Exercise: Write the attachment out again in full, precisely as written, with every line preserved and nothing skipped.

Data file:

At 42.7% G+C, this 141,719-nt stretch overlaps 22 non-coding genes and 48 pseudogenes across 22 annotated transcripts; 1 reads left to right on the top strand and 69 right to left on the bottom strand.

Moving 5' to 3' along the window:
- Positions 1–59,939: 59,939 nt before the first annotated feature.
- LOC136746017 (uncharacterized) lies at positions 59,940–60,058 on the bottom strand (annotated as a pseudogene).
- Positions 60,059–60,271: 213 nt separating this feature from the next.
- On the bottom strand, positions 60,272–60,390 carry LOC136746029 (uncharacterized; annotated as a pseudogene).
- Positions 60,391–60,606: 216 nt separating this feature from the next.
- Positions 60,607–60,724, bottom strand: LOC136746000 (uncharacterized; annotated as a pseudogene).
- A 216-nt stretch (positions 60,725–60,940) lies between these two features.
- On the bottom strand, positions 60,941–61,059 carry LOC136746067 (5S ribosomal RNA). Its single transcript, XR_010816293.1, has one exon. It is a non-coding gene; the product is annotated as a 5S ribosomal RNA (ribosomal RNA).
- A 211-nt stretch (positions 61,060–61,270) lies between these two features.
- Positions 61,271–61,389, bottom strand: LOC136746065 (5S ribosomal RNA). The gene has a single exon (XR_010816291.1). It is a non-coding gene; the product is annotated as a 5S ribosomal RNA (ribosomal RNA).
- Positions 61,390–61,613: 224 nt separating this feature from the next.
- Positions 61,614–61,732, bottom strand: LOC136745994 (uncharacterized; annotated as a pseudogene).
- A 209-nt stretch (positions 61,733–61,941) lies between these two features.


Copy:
At 42.7% G+C, this 141,719-nt stretch overlaps 22 non-coding genes and 48 pseudogenes across 22 annotated transcripts; 1 reads left to right on the top strand and 69 right to left on the bottom strand.

Moving 5' to 3' along the window:
- Positions 1–59,939: 59,939 nt before the first annotated feature.
- LOC136746017 (uncharacterized) lies at positions 59,940–60,058 on the bottom strand (annotated as a pseudogene).
- Positions 60,059–60,271: 213 nt separating this feature from the next.
- On the bottom strand, positions 60,272–60,390 carry LOC136746029 (uncharacterized; annotated as a pseudogene).
- Positions 60,391–60,606: 216 nt separating this feature from the next.
- Positions 60,607–60,724, bottom strand: LOC136746000 (uncharacterized; annotated as a pseudogene).
- A 216-nt stretch (positions 60,725–60,940) lies between these two features.
- On the bottom strand, positions 60,941–61,059 carry LOC136746067 (5S ribosomal RNA). Its single transcript, XR_010816293.1, has one exon. It is a non-coding gene; the product is annotated as a 5S ribosomal RNA (ribosomal RNA).
- A 211-nt stretch (positions 61,060–61,270) lies between these two features.
- Positions 61,271–61,389, bottom strand: LOC136746065 (5S ribosomal RNA). The gene has a single exon (XR_010816291.1). It is a non-coding gene; the product is annotated as a 5S ribosomal RNA (ribosomal RNA).
- Positions 61,390–61,613: 224 nt separating this feature from the next.
- Positions 61,614–61,732, bottom strand: LOC136745994 (uncharacterized; annotated as a pseudogene).
- A 209-nt stretch (positions 61,733–61,941) lies between these two features.